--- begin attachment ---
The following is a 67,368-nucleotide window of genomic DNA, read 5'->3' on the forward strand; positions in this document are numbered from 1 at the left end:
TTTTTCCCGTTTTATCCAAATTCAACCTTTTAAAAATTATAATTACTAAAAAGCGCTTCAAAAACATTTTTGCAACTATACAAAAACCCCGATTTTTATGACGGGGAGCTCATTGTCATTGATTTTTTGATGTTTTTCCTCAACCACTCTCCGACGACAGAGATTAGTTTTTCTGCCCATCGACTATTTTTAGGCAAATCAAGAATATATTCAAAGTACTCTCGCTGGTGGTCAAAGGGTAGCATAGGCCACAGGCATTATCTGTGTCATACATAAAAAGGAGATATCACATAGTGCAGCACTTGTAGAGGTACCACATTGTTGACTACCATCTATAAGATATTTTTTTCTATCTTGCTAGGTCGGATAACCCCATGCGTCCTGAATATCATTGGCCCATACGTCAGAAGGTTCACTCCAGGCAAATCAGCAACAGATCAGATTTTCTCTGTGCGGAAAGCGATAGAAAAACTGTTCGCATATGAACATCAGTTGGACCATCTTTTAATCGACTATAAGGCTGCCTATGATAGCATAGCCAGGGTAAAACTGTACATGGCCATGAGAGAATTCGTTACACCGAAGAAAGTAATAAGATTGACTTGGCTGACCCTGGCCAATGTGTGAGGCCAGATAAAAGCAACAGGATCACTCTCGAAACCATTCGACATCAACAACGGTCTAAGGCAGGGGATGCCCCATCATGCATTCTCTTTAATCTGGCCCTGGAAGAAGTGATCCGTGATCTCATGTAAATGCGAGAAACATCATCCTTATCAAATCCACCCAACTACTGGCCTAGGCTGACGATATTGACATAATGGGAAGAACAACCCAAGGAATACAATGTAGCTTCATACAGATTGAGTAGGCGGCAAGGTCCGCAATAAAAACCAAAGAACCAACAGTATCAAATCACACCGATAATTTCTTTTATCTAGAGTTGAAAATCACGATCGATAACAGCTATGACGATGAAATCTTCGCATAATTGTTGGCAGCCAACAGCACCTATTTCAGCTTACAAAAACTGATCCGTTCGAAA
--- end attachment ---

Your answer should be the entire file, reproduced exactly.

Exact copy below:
The following is a 67,368-nucleotide window of genomic DNA, read 5'->3' on the forward strand; positions in this document are numbered from 1 at the left end:
TTTTTCCCGTTTTATCCAAATTCAACCTTTTAAAAATTATAATTACTAAAAAGCGCTTCAAAAACATTTTTGCAACTATACAAAAACCCCGATTTTTATGACGGGGAGCTCATTGTCATTGATTTTTTGATGTTTTTCCTCAACCACTCTCCGACGACAGAGATTAGTTTTTCTGCCCATCGACTATTTTTAGGCAAATCAAGAATATATTCAAAGTACTCTCGCTGGTGGTCAAAGGGTAGCATAGGCCACAGGCATTATCTGTGTCATACATAAAAAGGAGATATCACATAGTGCAGCACTTGTAGAGGTACCACATTGTTGACTACCATCTATAAGATATTTTTTTCTATCTTGCTAGGTCGGATAACCCCATGCGTCCTGAATATCATTGGCCCATACGTCAGAAGGTTCACTCCAGGCAAATCAGCAACAGATCAGATTTTCTCTGTGCGGAAAGCGATAGAAAAACTGTTCGCATATGAACATCAGTTGGACCATCTTTTAATCGACTATAAGGCTGCCTATGATAGCATAGCCAGGGTAAAACTGTACATGGCCATGAGAGAATTCGTTACACCGAAGAAAGTAATAAGATTGACTTGGCTGACCCTGGCCAATGTGTGAGGCCAGATAAAAGCAACAGGATCACTCTCGAAACCATTCGACATCAACAACGGTCTAAGGCAGGGGATGCCCCATCATGCATTCTCTTTAATCTGGCCCTGGAAGAAGTGATCCGTGATCTCATGTAAATGCGAGAAACATCATCCTTATCAAATCCACCCAACTACTGGCCTAGGCTGACGATATTGACATAATGGGAAGAACAACCCAAGGAATACAATGTAGCTTCATACAGATTGAGTAGGCGGCAAGGTCCGCAATAAAAACCAAAGAACCAACAGTATCAAATCACACCGATAATTTCTTTTATCTAGAGTTGAAAATCACGATCGATAACAGCTATGACGATGAAATCTTCGCATAATTGTTGGCAGCCAACAGCACCTATTTCAGCTTACAAAAACTGATCCGTTCGAAA